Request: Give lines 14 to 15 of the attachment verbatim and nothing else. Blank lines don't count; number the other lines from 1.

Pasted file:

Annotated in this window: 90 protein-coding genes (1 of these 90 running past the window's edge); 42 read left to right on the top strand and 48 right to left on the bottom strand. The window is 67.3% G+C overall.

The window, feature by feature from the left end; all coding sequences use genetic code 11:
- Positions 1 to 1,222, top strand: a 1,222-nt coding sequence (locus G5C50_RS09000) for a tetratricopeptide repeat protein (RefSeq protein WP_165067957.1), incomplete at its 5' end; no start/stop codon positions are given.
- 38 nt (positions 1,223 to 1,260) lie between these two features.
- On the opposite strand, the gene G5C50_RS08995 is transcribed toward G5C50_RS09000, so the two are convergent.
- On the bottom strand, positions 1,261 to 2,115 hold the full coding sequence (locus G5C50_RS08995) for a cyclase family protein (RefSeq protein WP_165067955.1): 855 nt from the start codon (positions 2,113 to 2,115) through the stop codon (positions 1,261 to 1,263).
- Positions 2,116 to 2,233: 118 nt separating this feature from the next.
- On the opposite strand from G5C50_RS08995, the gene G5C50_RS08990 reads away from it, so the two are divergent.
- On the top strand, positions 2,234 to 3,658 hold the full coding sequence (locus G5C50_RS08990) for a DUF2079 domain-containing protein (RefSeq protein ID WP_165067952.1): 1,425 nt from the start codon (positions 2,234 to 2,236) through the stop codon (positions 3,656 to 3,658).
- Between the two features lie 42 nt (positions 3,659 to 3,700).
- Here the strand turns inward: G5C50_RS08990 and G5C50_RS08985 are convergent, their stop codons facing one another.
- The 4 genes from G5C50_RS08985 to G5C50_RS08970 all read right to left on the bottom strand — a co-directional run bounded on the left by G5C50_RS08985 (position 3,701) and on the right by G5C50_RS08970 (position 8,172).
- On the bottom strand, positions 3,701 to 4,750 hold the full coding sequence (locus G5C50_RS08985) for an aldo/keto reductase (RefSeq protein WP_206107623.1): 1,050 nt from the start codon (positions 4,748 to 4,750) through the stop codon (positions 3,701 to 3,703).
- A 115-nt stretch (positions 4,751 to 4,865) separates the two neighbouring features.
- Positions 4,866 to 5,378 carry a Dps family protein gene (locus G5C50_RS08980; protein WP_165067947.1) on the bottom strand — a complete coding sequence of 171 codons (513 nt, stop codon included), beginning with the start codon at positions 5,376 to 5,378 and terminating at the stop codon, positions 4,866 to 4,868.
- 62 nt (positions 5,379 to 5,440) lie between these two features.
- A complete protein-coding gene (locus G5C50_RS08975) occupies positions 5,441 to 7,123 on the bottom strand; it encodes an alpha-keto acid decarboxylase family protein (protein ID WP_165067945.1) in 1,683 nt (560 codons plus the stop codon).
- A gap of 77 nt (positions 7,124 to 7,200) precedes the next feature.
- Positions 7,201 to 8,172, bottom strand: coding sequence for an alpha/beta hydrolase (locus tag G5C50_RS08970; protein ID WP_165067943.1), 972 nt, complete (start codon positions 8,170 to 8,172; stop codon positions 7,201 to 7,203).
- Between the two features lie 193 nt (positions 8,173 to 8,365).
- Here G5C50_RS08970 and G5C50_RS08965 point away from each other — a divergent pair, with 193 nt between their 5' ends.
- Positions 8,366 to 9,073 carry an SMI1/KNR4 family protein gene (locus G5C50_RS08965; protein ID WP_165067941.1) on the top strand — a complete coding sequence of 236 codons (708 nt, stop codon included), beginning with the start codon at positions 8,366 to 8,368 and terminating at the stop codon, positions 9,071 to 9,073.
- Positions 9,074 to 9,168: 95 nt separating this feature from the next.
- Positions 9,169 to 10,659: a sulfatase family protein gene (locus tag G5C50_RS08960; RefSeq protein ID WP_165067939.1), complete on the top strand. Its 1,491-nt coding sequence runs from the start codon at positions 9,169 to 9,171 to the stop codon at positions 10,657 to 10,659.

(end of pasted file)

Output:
- A 115-nt stretch (positions 4,751 to 4,865) separates the two neighbouring features.
- Positions 4,866 to 5,378 carry a Dps family protein gene (locus G5C50_RS08980; protein WP_165067947.1) on the bottom strand — a complete coding sequence of 171 codons (513 nt, stop codon included), beginning with the start codon at positions 5,376 to 5,378 and terminating at the stop codon, positions 4,866 to 4,868.